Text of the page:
- 0 2.0
Redraws the pen data in the same manner as originally inked.
BOOL RedisplayPenData( HDC hdc, HPENDATA hpndt, LPPOINT lpDelta, LPPOINT lpExt, int nInkWidth, DWORD rgbColor )
Handle to a device context. The mapping mode should be MM_TEXT.
Handle to a pen data object. The pen data must be scaled to PDTS_DISPLAY or
An offset, in logical units, that is subtracted from the pen data points to
position the ink. If lpDelta
is NULL, there is no offset.
Extent, in logical units, for scaling. If lpExt
is NULL, no scaling is performed.
Width of the ink to be drawn, in pixels (1 to 15). If nInkWidth
1, the strokes are rendered using the original ink width stored in the stroke
header. An ink width of 0 causes the function to simply return TRUE.
RGB value of the color to draw the ink. If rgbColor
is 0xFFFFFFFF, the strokes are rendered using the original ink color stored
in the stroke header.
Returns TRUE if successful; otherwise FALSE.
values override the pen currently selected for the hdc
If the mapping mode of the hdc
device context is not MM_TEXT, two problems can occur:
- RedisplayPenData uses TPtoDP to prepare the pen data points for rendering. After this, the points are in
MM_TEXT coordinates; this assumes an MM_TEXT device context for display. If the
device context is in a different mapping mode, the ink coordinates will not be
correct. Even if you use the ink-scaling functions to bypass this problem, you
will still encounter rounding-error problems between the two scalings.
- No matter what scaling is done, rounding errors occur when converting between
modes. These errors cause the ink to shift slightly when repainted.
For any rendering into a device context that represents anything other than a
display device context, DrawPenDataEx
should be used. This is because RedisplayPenData
makes assumptions that are not optimal for other devices such as printers or
provides the ability to re-create original inking perfectly. To do this, an
application can use either of two methods:
- After the input session ends and data is collected into an HPENDATA object, store the current origin of the window containing the ink. When
calling RedisplayPenData to redraw the ink, supply the origin value in the lpDelta argument, set lpExt to NULL, and set the mapping mode of the device context to MM_TEXT. Only ink
data with a common window origin can be merged into a single HPENDATA.
- In the second method, the application must call two Pen functions immediately
after collecting the data into an HPENDATA object. The first call to MetricScalePenData converts the pen data to display coordinates. The second call to OffsetPenData sets the display coordinates relative to the window containing the original
ink. To display, the application must call RedisplayPenData with lpDelta and lpExt set to NULL and the mapping mode of the device context set to MM_TEXT. If the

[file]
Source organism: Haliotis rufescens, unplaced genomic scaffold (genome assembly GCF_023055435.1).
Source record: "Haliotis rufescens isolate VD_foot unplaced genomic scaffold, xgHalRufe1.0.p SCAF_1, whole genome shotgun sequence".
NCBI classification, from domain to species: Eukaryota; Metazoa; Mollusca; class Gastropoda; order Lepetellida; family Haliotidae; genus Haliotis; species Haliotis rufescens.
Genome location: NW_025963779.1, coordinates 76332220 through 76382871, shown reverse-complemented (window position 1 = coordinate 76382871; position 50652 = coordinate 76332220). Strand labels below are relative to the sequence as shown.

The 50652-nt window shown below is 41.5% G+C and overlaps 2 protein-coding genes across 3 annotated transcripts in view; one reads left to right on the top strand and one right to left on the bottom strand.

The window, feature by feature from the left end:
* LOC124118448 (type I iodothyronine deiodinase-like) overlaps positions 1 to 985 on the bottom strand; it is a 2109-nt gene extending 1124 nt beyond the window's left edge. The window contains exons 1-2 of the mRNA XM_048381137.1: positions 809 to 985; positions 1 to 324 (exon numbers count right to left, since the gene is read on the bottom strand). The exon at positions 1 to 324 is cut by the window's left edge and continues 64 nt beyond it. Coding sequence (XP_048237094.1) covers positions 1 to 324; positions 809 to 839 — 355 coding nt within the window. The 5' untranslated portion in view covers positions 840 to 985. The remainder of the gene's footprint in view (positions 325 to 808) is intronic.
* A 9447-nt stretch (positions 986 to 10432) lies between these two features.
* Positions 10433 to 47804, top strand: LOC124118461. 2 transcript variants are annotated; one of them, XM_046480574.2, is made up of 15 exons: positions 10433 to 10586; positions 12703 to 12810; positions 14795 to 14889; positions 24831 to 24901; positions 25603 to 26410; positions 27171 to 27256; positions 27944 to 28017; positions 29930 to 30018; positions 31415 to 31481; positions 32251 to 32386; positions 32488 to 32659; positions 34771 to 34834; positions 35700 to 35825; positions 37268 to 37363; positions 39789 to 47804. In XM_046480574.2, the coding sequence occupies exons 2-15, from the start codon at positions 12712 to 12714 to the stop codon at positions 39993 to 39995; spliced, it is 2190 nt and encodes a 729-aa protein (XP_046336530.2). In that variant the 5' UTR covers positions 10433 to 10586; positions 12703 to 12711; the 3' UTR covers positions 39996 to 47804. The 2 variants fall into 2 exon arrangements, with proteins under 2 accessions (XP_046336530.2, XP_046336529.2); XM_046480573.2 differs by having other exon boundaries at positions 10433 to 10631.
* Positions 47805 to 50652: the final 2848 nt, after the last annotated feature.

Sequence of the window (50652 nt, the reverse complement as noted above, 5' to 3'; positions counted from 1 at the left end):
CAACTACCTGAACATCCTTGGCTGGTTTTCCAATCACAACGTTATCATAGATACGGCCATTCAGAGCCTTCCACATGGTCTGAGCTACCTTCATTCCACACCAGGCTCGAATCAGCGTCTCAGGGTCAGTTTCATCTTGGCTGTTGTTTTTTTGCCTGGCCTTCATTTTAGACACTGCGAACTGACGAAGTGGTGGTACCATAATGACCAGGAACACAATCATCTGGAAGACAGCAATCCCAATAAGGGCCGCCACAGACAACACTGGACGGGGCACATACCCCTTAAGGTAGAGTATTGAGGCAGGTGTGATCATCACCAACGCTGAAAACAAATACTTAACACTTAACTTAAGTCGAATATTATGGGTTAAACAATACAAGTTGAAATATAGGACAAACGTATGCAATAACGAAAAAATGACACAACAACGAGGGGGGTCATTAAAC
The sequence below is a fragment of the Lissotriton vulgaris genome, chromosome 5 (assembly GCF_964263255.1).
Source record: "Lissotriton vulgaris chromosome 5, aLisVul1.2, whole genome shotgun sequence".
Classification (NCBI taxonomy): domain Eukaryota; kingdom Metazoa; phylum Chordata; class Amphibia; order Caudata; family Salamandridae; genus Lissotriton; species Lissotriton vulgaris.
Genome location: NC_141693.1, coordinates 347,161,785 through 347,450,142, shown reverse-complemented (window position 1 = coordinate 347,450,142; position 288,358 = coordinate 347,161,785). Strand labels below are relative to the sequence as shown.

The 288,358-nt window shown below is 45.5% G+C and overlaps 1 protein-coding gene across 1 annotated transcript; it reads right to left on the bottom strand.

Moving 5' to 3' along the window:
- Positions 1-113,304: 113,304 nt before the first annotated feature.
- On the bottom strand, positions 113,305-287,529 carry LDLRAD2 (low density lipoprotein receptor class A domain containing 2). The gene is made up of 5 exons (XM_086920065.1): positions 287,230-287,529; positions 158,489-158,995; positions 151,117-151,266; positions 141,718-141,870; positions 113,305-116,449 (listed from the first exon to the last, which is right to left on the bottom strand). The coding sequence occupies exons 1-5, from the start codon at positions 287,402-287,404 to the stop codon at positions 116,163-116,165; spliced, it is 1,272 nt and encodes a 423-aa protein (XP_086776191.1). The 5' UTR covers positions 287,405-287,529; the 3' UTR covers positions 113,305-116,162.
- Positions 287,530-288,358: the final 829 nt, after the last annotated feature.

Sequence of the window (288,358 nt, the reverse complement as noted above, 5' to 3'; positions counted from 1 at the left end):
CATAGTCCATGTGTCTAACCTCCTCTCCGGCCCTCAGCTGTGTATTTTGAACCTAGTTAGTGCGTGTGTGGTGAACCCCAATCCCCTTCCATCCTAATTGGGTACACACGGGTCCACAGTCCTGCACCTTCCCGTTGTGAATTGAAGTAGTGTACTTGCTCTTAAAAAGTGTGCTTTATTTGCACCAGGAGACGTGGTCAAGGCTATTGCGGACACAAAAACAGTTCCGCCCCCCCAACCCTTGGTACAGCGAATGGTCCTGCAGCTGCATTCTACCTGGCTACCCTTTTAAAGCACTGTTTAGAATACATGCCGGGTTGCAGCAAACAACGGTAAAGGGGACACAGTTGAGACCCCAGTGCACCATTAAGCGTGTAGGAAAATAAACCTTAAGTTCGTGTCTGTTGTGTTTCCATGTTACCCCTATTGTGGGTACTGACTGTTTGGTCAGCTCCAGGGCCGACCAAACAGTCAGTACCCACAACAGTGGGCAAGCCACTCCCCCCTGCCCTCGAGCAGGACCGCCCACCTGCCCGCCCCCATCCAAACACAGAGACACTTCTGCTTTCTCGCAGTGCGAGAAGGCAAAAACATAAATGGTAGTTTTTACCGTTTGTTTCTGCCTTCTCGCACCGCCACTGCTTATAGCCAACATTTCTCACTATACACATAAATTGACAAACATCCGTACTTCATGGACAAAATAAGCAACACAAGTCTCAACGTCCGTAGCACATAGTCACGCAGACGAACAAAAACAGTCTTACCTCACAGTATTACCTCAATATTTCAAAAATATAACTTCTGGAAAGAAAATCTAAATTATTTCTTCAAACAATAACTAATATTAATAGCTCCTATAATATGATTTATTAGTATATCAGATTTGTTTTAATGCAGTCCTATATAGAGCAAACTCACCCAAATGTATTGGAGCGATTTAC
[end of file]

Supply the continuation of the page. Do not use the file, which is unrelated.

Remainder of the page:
application adopts this method for multiple HPENDATA objects, it can later merge them to form a single HPENDATA object (up to the 64K limit).
The second method has the advantages of simplicity and data compression. See
the description of MetricScalePenData
for a discussion of the limitations of converting data to display resolution.
Since the pen data has the origin of (0,0) based on the upper-left corner of
the display, applications must move from a screen-relative position to a
position relative to the device context. To do this, subtract the origin of the device
context (in screen coordinates) from the object currently residing in
parameter enables the application to render ink relative to the window
instead of relative to the screen. An application should call the ClientToScreen
function for (0,0) to find the proper screen coordinates to be placed in the *lpDelta POINT
structure. Once this is done, the pen data is rendered at the appropriate
location in window coordinates. If lpDelta
is NULL, no offset for the data is assumed.
argument specifies the extents into which the data should be scaled. If
extents are provided, data is scaled into a rectangle described by lpDelta
. The values of x and y in lpExt
are in the mapping mode of the device context into which the data is rendered.
displays pen data with a square graphical device interface (GDI) pen brush
for maximum drawing speed. When displaying wide lines of ink, this optimization
can cause the ends of abutting lines to appear blocky. If you prefer a smoother
look to the joints of wide lines at the expense of rendering speed, draw the
ink with DrawPenData
, or DrawPenDataFmt
instead of RedisplayPenData
. These functions draw wide lines by flood-filling a region, thus smoothing
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